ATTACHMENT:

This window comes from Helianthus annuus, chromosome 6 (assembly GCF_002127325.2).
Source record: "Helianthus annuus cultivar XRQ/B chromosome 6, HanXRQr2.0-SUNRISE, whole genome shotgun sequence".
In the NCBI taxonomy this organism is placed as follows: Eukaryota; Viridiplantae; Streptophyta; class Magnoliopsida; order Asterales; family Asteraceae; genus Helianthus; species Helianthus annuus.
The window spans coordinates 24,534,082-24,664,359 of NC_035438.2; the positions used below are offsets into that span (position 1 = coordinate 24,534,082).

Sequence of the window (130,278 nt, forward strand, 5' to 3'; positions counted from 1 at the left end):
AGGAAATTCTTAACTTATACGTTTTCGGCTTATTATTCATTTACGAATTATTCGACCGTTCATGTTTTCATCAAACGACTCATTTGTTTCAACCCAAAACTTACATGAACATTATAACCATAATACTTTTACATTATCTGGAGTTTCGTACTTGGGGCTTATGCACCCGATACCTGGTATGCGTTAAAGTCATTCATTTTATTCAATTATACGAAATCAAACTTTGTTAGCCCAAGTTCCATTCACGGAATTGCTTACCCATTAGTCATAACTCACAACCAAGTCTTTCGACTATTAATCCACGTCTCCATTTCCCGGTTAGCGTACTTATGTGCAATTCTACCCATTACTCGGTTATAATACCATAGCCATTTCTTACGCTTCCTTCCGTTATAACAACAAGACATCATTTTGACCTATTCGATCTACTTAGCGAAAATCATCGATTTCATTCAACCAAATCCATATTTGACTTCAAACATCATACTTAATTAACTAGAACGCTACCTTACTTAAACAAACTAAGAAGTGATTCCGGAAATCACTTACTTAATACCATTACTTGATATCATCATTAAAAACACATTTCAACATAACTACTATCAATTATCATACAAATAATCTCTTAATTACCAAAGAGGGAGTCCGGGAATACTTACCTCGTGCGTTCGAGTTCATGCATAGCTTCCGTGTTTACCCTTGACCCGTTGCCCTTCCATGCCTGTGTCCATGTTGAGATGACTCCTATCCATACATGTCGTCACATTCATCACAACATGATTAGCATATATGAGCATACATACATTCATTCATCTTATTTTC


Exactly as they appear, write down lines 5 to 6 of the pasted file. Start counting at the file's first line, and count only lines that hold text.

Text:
Sequence of the window (130,278 nt, forward strand, 5' to 3'; positions counted from 1 at the left end):
AGGAAATTCTTAACTTATACGTTTTCGGCTTATTATTCATTTACGAATTATTCGACCGTTCATGTTTTCATCAAACGACTCATTTGTTTCAACCCAAAACTTACATGAACATTATAACCATAATACTTTTACATTATCTGGAGTTTCGTACTTGGGGCTTATGCACCCGATACCTGGTATGCGTTAAAGTCATTCATTTTATTCAATTATACGAAATCAAACTTTGTTAGCCCAAGTTCCATTCACGGAATTGCTTACCCATTAGTCATAACTCACAACCAAGTCTTTCGACTATTAATCCACGTCTCCATTTCCCGGTTAGCGTACTTATGTGCAATTCTACCCATTACTCGGTTATAATACCATAGCCATTTCTTACGCTTCCTTCCGTTATAACAACAAGACATCATTTTGACCTATTCGATCTACTTAGCGAAAATCATCGATTTCATTCAACCAAATCCATATTTGACTTCAAACATCATACTTAATTAACTAGAACGCTACCTTACTTAAACAAACTAAGAAGTGATTCCGGAAATCACTTACTTAATACCATTACTTGATATCATCATTAAAAACACATTTCAACATAACTACTATCAATTATCATACAAATAATCTCTTAATTACCAAAGAGGGAGTCCGGGAATACTTACCTCGTGCGTTCGAGTTCATGCATAGCTTCCGTGTTTACCCTTGACCCGTTGCCCTTCCATGCCTGTGTCCATGTTGAGATGACTCCTATCCATACATGTCGTCACATTCATCACAACATGATTAGCATATATGAGCATACATACATTCATTCATCTTATTTTC